Maria Verelst, The Honourable William Townshend (1702–1738)

Photo courtesy of Tom St Aubyn (All rights reserved)


Country House
Raynham Hall
The Honourable William Townshend (1702–1738)
The Red Saloon
Medium and support
Oil on canvas
Overall height: 103 cm, Overall width: 135 cm
Maria Verelst (1680-1744)
Catalogue Number
  • Inscribed lower right: ‘Wm 4th Son to Charles Ld/ Viscount Townshend’


William Townshend was the third son of Charles, 2nd Viscount Townshend and his first wife Elizabeth, daughter of Thomas Pelham, 1st Lord Pelham of Laughton, Sussex. Born on 9 June 1702, he served as MP for Great Yarmouth in 1723–38. On 29 May 1725 he married Henrietta, daughter of Lord William Powlett (or Paulet), with whom he had three surviving children. He died on 28 January 1738, a few months before his father. 

Townshend was appointed aide-de-camp to the king with the rank of colonel in 1724, captain lieutenant of the 3rd Dragoon Guards in 1727 and usher of the Exchequer from 1730. Shortly after the arrival of Frederick, Prince of Wales in England in December 1728, William Townshend was made a groom of the Bedchamber to the Prince. He was soon a firm favourite and in 1733 Townshend’s vote against the excise bill was taken to be a reflection of the prince’s view. This position did not endear him to George II, who described Townshend as ‘The most impertinent puppy in the Prince’s whole family’.1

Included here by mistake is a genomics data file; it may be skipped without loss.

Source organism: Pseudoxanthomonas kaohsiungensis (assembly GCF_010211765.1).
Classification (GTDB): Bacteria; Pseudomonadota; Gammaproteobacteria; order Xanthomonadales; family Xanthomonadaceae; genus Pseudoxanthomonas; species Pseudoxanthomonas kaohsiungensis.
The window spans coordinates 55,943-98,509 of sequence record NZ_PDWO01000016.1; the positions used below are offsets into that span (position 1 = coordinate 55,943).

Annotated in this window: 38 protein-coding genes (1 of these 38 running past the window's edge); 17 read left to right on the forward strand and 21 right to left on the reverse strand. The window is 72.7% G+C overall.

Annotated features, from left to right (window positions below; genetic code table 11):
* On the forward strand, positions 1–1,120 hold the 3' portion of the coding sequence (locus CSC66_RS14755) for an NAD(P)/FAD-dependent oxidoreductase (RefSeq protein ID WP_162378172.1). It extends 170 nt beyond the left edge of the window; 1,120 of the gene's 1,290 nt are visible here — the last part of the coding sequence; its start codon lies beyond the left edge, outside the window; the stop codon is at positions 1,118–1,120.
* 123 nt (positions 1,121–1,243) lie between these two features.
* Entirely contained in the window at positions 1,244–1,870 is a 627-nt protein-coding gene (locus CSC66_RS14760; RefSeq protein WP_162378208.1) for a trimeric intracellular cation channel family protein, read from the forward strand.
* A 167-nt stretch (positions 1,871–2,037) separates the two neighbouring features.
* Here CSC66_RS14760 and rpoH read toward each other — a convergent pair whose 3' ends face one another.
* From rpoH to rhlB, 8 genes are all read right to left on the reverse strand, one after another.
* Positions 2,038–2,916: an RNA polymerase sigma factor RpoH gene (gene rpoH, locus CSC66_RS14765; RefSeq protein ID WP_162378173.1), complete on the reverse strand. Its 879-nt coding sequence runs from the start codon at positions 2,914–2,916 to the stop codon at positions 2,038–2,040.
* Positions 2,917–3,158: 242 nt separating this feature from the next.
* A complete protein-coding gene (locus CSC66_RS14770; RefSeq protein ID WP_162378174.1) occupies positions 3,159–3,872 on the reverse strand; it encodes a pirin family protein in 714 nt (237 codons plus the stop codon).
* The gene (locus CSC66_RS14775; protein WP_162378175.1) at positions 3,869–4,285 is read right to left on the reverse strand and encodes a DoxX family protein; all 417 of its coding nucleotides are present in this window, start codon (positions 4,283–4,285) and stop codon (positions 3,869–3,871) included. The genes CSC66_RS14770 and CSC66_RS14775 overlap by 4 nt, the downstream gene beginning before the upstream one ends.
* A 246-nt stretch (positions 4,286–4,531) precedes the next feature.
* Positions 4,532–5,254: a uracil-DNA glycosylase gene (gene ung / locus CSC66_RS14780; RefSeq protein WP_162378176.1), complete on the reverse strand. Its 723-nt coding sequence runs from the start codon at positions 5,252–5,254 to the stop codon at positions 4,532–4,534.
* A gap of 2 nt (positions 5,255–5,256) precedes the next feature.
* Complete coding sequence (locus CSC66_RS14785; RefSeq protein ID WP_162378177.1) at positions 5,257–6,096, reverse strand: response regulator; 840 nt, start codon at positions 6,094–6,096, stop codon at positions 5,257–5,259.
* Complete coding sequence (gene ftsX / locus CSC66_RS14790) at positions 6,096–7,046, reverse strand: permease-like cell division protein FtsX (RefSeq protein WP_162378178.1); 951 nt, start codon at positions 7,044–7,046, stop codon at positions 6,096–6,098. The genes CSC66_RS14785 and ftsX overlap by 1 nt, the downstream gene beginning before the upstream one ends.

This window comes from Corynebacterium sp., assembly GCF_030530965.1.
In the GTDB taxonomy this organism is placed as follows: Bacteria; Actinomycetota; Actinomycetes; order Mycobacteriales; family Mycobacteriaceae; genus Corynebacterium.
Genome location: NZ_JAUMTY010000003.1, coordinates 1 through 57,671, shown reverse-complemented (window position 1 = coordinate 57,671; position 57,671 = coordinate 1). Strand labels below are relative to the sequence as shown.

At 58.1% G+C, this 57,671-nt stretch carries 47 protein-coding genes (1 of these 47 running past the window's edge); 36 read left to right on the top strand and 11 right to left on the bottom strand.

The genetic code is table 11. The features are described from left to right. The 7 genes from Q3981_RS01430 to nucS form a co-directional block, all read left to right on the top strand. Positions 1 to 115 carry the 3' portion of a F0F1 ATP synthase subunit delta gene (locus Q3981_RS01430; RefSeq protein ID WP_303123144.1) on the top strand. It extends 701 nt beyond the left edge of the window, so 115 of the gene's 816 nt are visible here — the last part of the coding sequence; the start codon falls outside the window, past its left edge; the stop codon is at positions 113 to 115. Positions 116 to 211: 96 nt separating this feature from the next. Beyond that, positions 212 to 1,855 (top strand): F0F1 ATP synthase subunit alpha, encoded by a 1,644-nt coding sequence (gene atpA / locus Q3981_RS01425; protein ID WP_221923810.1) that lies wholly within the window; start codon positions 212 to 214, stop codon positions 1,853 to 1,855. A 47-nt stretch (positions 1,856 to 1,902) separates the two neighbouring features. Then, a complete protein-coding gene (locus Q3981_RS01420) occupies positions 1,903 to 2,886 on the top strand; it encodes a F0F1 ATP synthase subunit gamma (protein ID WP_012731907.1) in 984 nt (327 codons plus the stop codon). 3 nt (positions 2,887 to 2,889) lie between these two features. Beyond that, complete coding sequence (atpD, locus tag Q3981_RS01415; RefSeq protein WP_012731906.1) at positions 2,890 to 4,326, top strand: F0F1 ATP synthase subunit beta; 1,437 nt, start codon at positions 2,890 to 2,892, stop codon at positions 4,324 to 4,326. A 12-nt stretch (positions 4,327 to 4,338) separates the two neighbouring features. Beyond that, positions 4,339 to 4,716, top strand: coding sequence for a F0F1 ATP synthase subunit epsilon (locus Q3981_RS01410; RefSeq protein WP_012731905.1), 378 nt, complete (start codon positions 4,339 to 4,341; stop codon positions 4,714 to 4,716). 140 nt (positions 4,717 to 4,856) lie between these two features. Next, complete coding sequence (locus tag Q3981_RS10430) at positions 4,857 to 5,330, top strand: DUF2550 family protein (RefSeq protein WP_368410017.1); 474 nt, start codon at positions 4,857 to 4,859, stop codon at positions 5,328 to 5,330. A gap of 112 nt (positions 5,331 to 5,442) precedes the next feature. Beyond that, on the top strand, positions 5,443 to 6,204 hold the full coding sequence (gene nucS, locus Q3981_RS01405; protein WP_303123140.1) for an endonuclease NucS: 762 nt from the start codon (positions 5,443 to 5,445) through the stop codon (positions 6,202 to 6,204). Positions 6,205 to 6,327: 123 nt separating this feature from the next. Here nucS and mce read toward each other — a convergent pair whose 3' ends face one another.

The pose and clothing of this portrait of William Townshend as a young man may have been intended to echo the portrait of 2nd Viscount Townshend by Godfrey Kneller in Garter robes, now in the NPG (NPG 3623). It was originally a standard 50 x 40-inch half-length and was later cropped at the top and extended left. More recently, it has been framed as a set with portraits of his siblings Thomas (RN47) and Elizabeth (RN6, also by Maria Verelst), which were similarly altered to a landscape format, probably in the twentieth century.

Maria Verelst (1680–1744) painted several portraits of Townshend women and children between c.1710 and c.1715 (see also RN6, RN64, RN75 and RN86). Verelst was from a family of Dutch painters working in London; she was the niece and pupil of Simon Pietersz Verelst who was well-known as a specialist flower painter. Maria Verelst used a standard repertoire of poses, dresses and backdrops, indicating that she ran a professional studio practice, still a rarity for female artists at this time.

by Amy Lim


Prince Frederick Duleep Singh, Portraits in Norfolk Houses, ed. Rev. Edmund Farrer, vol. 2, Norwich : Jarrold and Sons, 1928, vol. 2, p. 231, no. 34 (‘HON. WILLIAM TOWNSHEND’)


  1. Hervey, 1848, vol. 2, p. 120.


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